If you wish to agree on the level of payment for a breach of contract, it is more likely now that such provisions will be enforceable provided that such payments are not “extravagant, exorbitant or unconscionable” and the benefitting party has a legitimate interest in preventing the breach.
The law in this area dates back to 1915 and the case of Dunlop. The original test in Dunlop considered whether a clause was a genuine pre-estimate of a party’s loss or had a deterrent effect.
If it was a genuine pre-estimate – it was enforceable.
If it bore no relation to the maximum loss a party could have realistically suffered, and its purpose was to act as a deterrent – it was a penalty.
The latest developments
The Supreme Court recently re-examined the rules as part of the judgment in two cases (Cavendish Square Holding BV v Tala El Makdessi and ParkingEye Limited v Beavis). The Court’s decision has been widely welcomed as introducing greater clarity and flexibility in this complex area.
What does this mean?
If you’re involved in negotiating or drafting commercial contracts – this is news for you.
It is important to note that the Supreme Court has not abolished the principles of the historic Dunlop case, but it has created a new test.
Under the new test, the Court will analyse whether the clause is too harsh when measured against the innocent party’s interest in ensuring that the others fulfil their obligations. There are three points to consider when analysing whether a clause is enforceable:
- Does the innocent party have a legitimate interest in enforcing the clause?
- Does the clause have an adverse impact that exceeds the innocent party’s legitimate interest?
- Is the clause a primary provision of the contract?
Key questions to ask yourself in relation to any potential penalty clauses include:
- Are you seeking to protect your client relationships or safeguard confidential information and trade secrets?
- What will be the impact in the event of a breach and are the consequences of such a breach served and protected by the clause?
- Does the clause go further than necessary to protect the company’s legitimate interests?
The new test is a welcome change to the law on penalty clauses and it appears that the previous test of a ‘genuine pre-estimate of loss’ is no longer relevant save for determining the validity of a simple payment of damages clause. However, the new test is still not straightforward and there may be more litigation on the horizon in relation to the interpretation of the new test.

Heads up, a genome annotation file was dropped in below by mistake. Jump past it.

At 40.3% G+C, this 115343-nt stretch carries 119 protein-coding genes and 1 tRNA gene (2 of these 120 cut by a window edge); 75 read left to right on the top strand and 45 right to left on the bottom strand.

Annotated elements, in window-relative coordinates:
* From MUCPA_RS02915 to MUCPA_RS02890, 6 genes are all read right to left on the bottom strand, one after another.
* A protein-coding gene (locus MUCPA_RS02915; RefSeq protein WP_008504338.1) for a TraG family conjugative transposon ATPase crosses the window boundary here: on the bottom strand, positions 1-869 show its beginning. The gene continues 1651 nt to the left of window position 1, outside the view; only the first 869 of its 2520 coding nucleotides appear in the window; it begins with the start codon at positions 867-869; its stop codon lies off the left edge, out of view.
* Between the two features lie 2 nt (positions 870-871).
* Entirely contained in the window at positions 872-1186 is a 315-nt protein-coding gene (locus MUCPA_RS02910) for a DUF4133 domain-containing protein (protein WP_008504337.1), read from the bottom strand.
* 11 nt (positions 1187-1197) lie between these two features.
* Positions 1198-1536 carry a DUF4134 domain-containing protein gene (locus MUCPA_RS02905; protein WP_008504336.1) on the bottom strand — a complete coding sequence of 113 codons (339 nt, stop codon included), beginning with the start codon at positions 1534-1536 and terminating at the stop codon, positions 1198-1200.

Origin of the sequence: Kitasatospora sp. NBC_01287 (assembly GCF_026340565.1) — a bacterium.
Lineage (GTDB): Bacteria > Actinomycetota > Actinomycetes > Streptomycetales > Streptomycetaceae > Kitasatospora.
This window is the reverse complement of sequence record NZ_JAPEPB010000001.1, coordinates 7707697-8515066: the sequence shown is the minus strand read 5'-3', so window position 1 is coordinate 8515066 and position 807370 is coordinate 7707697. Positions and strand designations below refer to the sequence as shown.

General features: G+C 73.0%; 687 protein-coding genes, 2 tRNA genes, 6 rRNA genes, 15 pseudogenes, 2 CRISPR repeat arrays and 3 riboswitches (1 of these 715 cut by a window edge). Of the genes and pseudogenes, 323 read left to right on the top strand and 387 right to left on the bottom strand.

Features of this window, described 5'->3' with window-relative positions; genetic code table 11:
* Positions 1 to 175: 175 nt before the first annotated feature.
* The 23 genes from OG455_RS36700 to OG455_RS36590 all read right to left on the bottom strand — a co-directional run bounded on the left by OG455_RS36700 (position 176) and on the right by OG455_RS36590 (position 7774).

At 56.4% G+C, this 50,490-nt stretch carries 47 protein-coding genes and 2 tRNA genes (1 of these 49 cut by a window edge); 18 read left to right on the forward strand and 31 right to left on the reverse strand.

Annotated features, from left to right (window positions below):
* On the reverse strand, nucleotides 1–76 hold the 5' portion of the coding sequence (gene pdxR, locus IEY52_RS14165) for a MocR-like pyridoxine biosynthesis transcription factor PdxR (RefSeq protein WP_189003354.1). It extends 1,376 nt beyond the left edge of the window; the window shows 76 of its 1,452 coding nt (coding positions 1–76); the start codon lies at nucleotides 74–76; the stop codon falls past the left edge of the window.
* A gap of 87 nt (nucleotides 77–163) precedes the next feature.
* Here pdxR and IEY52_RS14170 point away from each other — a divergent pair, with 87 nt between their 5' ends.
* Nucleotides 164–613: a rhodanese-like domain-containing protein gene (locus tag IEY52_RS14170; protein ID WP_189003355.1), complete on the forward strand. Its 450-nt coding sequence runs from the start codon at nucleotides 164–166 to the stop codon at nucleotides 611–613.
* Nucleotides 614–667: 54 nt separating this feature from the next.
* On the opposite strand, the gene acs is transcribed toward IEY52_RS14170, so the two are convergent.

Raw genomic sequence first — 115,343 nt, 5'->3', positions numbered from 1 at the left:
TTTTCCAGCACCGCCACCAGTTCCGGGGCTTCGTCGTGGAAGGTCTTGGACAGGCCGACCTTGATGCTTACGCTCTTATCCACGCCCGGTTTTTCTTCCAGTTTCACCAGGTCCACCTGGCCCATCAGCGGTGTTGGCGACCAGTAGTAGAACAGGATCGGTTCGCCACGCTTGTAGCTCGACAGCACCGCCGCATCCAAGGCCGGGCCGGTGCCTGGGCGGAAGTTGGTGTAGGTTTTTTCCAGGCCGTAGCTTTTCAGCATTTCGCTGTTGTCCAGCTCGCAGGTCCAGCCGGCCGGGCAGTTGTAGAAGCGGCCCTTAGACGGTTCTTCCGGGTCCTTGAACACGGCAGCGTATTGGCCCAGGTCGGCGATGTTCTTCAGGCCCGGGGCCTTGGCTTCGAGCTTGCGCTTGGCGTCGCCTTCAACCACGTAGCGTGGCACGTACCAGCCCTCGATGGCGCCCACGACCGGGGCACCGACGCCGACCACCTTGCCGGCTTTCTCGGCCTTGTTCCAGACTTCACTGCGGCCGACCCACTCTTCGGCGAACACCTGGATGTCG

This is good news for businesses as the Court will now consider the wider commercial context of a transaction and has emphasised its reluctance to get involved where the parties are of equal bargaining power and have entered into a contract on the basis of sound legal advice.
In the case Cavendish Square Holding BV v Talal El Makdessi, Cavendish received a controlling stake in a holding company from Makdessi and subsequently became the majority shareholder. Under the terms of the contract between the parties, Makdessi was prohibited from competing with the company. If he did, he would forfeit the right to an interim and final payment under the staged payment provisions of the SPA upon sale and he could have also been required to sell his remaining shares in the company. Makdessi began to compete and when the action was taken as a result of the breach, he argued that the clauses were in fact penalties and were unenforceable.
In an entirely different set of circumstances, the Supreme Court considered ParkingEye v Beavis in which the Court of Appeal had previously held that a parking charge was not a penalty clause as it protected the legitimate interests of the company. ParkingEye owned and operated a car park located outside retail premises and provided free parking for a maximum period of 2 hours. However, the conditions of parking imposed an £85 payment if a vehicle overstayed this allocated time. Mr Beavis stayed for a period of 2 hours 56 mins and was duly presented with an £85 charge. Mr Beavis resisted payment stating that the charge was unenforceable at common law as it constituted a penalty.
Posted on April 7, 2016